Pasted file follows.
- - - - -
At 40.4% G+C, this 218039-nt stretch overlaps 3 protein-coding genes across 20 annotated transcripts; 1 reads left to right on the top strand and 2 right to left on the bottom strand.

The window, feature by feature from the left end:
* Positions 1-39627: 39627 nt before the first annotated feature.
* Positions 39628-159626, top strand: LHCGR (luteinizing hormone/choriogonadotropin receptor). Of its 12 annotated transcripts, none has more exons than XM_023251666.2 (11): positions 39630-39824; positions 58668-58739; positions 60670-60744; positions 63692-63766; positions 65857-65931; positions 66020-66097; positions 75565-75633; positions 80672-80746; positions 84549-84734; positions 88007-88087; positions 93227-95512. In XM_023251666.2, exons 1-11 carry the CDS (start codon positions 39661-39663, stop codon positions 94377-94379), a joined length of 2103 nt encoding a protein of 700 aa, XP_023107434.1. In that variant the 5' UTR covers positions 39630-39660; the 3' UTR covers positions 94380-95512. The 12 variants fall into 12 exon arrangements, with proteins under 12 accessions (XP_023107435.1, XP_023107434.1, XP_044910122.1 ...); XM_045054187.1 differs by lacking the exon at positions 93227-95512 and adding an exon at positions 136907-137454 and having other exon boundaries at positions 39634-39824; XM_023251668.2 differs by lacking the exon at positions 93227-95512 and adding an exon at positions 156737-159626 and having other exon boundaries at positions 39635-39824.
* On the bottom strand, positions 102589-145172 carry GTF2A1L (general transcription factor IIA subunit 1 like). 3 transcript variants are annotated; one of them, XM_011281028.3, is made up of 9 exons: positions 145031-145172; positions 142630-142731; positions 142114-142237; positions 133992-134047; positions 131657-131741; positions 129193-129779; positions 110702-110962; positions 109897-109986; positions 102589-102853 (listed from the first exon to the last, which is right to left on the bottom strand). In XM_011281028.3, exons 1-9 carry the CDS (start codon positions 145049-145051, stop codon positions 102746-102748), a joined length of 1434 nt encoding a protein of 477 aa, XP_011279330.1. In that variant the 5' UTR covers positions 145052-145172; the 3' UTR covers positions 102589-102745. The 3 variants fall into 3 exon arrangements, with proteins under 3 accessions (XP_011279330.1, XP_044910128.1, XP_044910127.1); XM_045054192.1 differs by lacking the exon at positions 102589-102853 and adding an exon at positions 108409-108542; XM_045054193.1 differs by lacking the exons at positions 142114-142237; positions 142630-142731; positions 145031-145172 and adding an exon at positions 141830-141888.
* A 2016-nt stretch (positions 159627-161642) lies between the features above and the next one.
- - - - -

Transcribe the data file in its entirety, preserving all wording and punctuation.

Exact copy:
At 40.4% G+C, this 218039-nt stretch overlaps 3 protein-coding genes across 20 annotated transcripts; 1 reads left to right on the top strand and 2 right to left on the bottom strand.

The window, feature by feature from the left end:
* Positions 1-39627: 39627 nt before the first annotated feature.
* Positions 39628-159626, top strand: LHCGR (luteinizing hormone/choriogonadotropin receptor). Of its 12 annotated transcripts, none has more exons than XM_023251666.2 (11): positions 39630-39824; positions 58668-58739; positions 60670-60744; positions 63692-63766; positions 65857-65931; positions 66020-66097; positions 75565-75633; positions 80672-80746; positions 84549-84734; positions 88007-88087; positions 93227-95512. In XM_023251666.2, exons 1-11 carry the CDS (start codon positions 39661-39663, stop codon positions 94377-94379), a joined length of 2103 nt encoding a protein of 700 aa, XP_023107434.1. In that variant the 5' UTR covers positions 39630-39660; the 3' UTR covers positions 94380-95512. The 12 variants fall into 12 exon arrangements, with proteins under 12 accessions (XP_023107435.1, XP_023107434.1, XP_044910122.1 ...); XM_045054187.1 differs by lacking the exon at positions 93227-95512 and adding an exon at positions 136907-137454 and having other exon boundaries at positions 39634-39824; XM_023251668.2 differs by lacking the exon at positions 93227-95512 and adding an exon at positions 156737-159626 and having other exon boundaries at positions 39635-39824.
* On the bottom strand, positions 102589-145172 carry GTF2A1L (general transcription factor IIA subunit 1 like). 3 transcript variants are annotated; one of them, XM_011281028.3, is made up of 9 exons: positions 145031-145172; positions 142630-142731; positions 142114-142237; positions 133992-134047; positions 131657-131741; positions 129193-129779; positions 110702-110962; positions 109897-109986; positions 102589-102853 (listed from the first exon to the last, which is right to left on the bottom strand). In XM_011281028.3, exons 1-9 carry the CDS (start codon positions 145049-145051, stop codon positions 102746-102748), a joined length of 1434 nt encoding a protein of 477 aa, XP_011279330.1. In that variant the 5' UTR covers positions 145052-145172; the 3' UTR covers positions 102589-102745. The 3 variants fall into 3 exon arrangements, with proteins under 3 accessions (XP_011279330.1, XP_044910128.1, XP_044910127.1); XM_045054192.1 differs by lacking the exon at positions 102589-102853 and adding an exon at positions 108409-108542; XM_045054193.1 differs by lacking the exons at positions 142114-142237; positions 142630-142731; positions 145031-145172 and adding an exon at positions 141830-141888.
* A 2016-nt stretch (positions 159627-161642) lies between the features above and the next one.